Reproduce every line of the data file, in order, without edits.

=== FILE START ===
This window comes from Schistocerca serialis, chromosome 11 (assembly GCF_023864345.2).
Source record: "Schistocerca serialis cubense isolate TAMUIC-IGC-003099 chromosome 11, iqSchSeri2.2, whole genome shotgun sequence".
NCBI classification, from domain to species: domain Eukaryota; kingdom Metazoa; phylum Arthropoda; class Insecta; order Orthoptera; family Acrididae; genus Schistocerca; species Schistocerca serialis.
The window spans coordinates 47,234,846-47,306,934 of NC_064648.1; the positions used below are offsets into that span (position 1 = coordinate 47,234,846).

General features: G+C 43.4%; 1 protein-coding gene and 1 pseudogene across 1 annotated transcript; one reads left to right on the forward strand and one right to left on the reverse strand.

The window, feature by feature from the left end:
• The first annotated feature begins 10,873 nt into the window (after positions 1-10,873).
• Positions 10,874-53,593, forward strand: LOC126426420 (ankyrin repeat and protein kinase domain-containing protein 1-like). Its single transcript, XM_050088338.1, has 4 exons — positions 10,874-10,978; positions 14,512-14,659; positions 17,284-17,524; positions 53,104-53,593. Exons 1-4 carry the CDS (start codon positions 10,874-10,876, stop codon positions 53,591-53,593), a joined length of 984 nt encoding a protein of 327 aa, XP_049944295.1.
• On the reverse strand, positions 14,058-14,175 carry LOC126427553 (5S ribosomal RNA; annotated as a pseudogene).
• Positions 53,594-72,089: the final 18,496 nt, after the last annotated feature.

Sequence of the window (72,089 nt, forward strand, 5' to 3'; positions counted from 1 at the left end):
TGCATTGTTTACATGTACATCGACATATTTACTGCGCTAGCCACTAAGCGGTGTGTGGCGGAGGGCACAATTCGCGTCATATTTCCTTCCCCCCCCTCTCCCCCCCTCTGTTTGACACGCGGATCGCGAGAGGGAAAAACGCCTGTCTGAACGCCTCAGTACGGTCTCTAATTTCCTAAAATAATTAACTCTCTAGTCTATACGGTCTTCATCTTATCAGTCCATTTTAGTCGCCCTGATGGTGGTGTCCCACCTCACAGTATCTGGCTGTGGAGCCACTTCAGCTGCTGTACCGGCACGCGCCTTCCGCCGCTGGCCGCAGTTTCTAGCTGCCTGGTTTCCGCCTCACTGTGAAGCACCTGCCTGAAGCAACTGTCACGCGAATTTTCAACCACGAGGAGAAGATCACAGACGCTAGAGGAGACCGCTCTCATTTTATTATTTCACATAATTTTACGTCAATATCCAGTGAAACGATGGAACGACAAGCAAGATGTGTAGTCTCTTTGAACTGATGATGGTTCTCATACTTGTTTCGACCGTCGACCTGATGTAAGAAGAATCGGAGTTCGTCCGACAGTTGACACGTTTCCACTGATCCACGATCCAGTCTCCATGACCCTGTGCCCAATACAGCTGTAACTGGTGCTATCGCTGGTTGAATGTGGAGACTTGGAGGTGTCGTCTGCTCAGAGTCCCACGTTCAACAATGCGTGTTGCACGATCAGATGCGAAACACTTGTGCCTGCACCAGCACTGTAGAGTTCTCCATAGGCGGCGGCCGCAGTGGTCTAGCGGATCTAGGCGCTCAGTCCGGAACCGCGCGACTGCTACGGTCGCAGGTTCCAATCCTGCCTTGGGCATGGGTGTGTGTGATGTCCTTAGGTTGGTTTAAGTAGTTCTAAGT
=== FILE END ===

This window comes from Schistocerca serialis, chromosome 11 (assembly GCF_023864345.2).
Source record: "Schistocerca serialis cubense isolate TAMUIC-IGC-003099 chromosome 11, iqSchSeri2.2, whole genome shotgun sequence".
NCBI classification, from domain to species: domain Eukaryota; kingdom Metazoa; phylum Arthropoda; class Insecta; order Orthoptera; family Acrididae; genus Schistocerca; species Schistocerca serialis.
The window spans coordinates 47,234,846-47,306,934 of NC_064648.1; the positions used below are offsets into that span (position 1 = coordinate 47,234,846).

General features: G+C 43.4%; 1 protein-coding gene and 1 pseudogene across 1 annotated transcript; one reads left to right on the forward strand and one right to left on the reverse strand.

The window, feature by feature from the left end:
• The first annotated feature begins 10,873 nt into the window (after positions 1-10,873).
• Positions 10,874-53,593, forward strand: LOC126426420 (ankyrin repeat and protein kinase domain-containing protein 1-like). Its single transcript, XM_050088338.1, has 4 exons — positions 10,874-10,978; positions 14,512-14,659; positions 17,284-17,524; positions 53,104-53,593. Exons 1-4 carry the CDS (start codon positions 10,874-10,876, stop codon positions 53,591-53,593), a joined length of 984 nt encoding a protein of 327 aa, XP_049944295.1.
• On the reverse strand, positions 14,058-14,175 carry LOC126427553 (5S ribosomal RNA; annotated as a pseudogene).
• Positions 53,594-72,089: the final 18,496 nt, after the last annotated feature.

Sequence of the window (72,089 nt, forward strand, 5' to 3'; positions counted from 1 at the left end):
TGCATTGTTTACATGTACATCGACATATTTACTGCGCTAGCCACTAAGCGGTGTGTGGCGGAGGGCACAATTCGCGTCATATTTCCTTCCCCCCCCTCTCCCCCCCTCTGTTTGACACGCGGATCGCGAGAGGGAAAAACGCCTGTCTGAACGCCTCAGTACGGTCTCTAATTTCCTAAAATAATTAACTCTCTAGTCTATACGGTCTTCATCTTATCAGTCCATTTTAGTCGCCCTGATGGTGGTGTCCCACCTCACAGTATCTGGCTGTGGAGCCACTTCAGCTGCTGTACCGGCACGCGCCTTCCGCCGCTGGCCGCAGTTTCTAGCTGCCTGGTTTCCGCCTCACTGTGAAGCACCTGCCTGAAGCAACTGTCACGCGAATTTTCAACCACGAGGAGAAGATCACAGACGCTAGAGGAGACCGCTCTCATTTTATTATTTCACATAATTTTACGTCAATATCCAGTGAAACGATGGAACGACAAGCAAGATGTGTAGTCTCTTTGAACTGATGATGGTTCTCATACTTGTTTCGACCGTCGACCTGATGTAAGAAGAATCGGAGTTCGTCCGACAGTTGACACGTTTCCACTGATCCACGATCCAGTCTCCATGACCCTGTGCCCAATACAGCTGTAACTGGTGCTATCGCTGGTTGAATGTGGAGACTTGGAGGTGTCGTCTGCTCAGAGTCCCACGTTCAACAATGCGTGTTGCACGATCAGATGCGAAACACTTGTGCCTGCACCAGCACTGTAGAGTTCTCCATAGGCGGCGGCCGCAGTGGTCTAGCGGATCTAGGCGCTCAGTCCGGAACCGCGCGACTGCTACGGTCGCAGGTTCCAATCCTGCCTTGGGCATGGGTGTGTGTGATGTCCTTAGGTTGGTTTAAGTAGTTCTAAGT